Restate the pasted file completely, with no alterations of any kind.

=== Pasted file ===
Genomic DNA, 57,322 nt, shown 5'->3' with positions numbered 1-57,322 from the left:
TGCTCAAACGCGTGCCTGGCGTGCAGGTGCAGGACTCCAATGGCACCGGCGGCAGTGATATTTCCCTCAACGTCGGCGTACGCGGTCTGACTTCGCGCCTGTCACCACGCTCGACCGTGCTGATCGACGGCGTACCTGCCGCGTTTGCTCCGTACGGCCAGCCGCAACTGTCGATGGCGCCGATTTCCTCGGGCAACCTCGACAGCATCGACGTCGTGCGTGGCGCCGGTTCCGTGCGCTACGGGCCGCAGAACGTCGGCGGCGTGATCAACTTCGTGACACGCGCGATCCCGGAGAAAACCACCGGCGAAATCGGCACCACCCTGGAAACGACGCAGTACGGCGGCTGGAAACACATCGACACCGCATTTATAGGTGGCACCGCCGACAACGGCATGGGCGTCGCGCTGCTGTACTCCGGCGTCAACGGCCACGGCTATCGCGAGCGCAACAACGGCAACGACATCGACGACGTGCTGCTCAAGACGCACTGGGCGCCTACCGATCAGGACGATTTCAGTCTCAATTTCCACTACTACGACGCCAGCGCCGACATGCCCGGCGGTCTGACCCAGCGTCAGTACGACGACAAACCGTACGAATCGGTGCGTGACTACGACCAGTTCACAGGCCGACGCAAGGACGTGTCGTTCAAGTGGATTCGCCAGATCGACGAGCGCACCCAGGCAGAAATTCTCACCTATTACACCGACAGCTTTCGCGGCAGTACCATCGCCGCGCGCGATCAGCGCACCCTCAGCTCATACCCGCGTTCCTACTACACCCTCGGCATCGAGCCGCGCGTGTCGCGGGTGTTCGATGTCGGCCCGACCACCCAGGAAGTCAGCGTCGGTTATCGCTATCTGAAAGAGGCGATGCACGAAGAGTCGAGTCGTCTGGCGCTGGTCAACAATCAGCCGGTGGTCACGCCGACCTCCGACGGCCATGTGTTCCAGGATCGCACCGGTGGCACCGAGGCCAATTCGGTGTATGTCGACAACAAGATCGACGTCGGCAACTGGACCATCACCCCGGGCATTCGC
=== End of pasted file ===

Genomic DNA, 57,322 nt, shown 5'->3' with positions numbered 1-57,322 from the left:
TGCTCAAACGCGTGCCTGGCGTGCAGGTGCAGGACTCCAATGGCACCGGCGGCAGTGATATTTCCCTCAACGTCGGCGTACGCGGTCTGACTTCGCGCCTGTCACCACGCTCGACCGTGCTGATCGACGGCGTACCTGCCGCGTTTGCTCCGTACGGCCAGCCGCAACTGTCGATGGCGCCGATTTCCTCGGGCAACCTCGACAGCATCGACGTCGTGCGTGGCGCCGGTTCCGTGCGCTACGGGCCGCAGAACGTCGGCGGCGTGATCAACTTCGTGACACGCGCGATCCCGGAGAAAACCACCGGCGAAATCGGCACCACCCTGGAAACGACGCAGTACGGCGGCTGGAAACACATCGACACCGCATTTATAGGTGGCACCGCCGACAACGGCATGGGCGTCGCGCTGCTGTACTCCGGCGTCAACGGCCACGGCTATCGCGAGCGCAACAACGGCAACGACATCGACGACGTGCTGCTCAAGACGCACTGGGCGCCTACCGATCAGGACGATTTCAGTCTCAATTTCCACTACTACGACGCCAGCGCCGACATGCCCGGCGGTCTGACCCAGCGTCAGTACGACGACAAACCGTACGAATCGGTGCGTGACTACGACCAGTTCACAGGCCGACGCAAGGACGTGTCGTTCAAGTGGATTCGCCAGATCGACGAGCGCACCCAGGCAGAAATTCTCACCTATTACACCGACAGCTTTCGCGGCAGTACCATCGCCGCGCGCGATCAGCGCACCCTCAGCTCATACCCGCGTTCCTACTACACCCTCGGCATCGAGCCGCGCGTGTCGCGGGTGTTCGATGTCGGCCCGACCACCCAGGAAGTCAGCGTCGGTTATCGCTATCTGAAAGAGGCGATGCACGAAGAGTCGAGTCGTCTGGCGCTGGTCAACAATCAGCCGGTGGTCACGCCGACCTCCGACGGCCATGTGTTCCAGGATCGCACCGGTGGCACCGAGGCCAATTCGGTGTATGTCGACAACAAGATCGACGTCGGCAACTGGACCATCACCCCGGGCATTCGC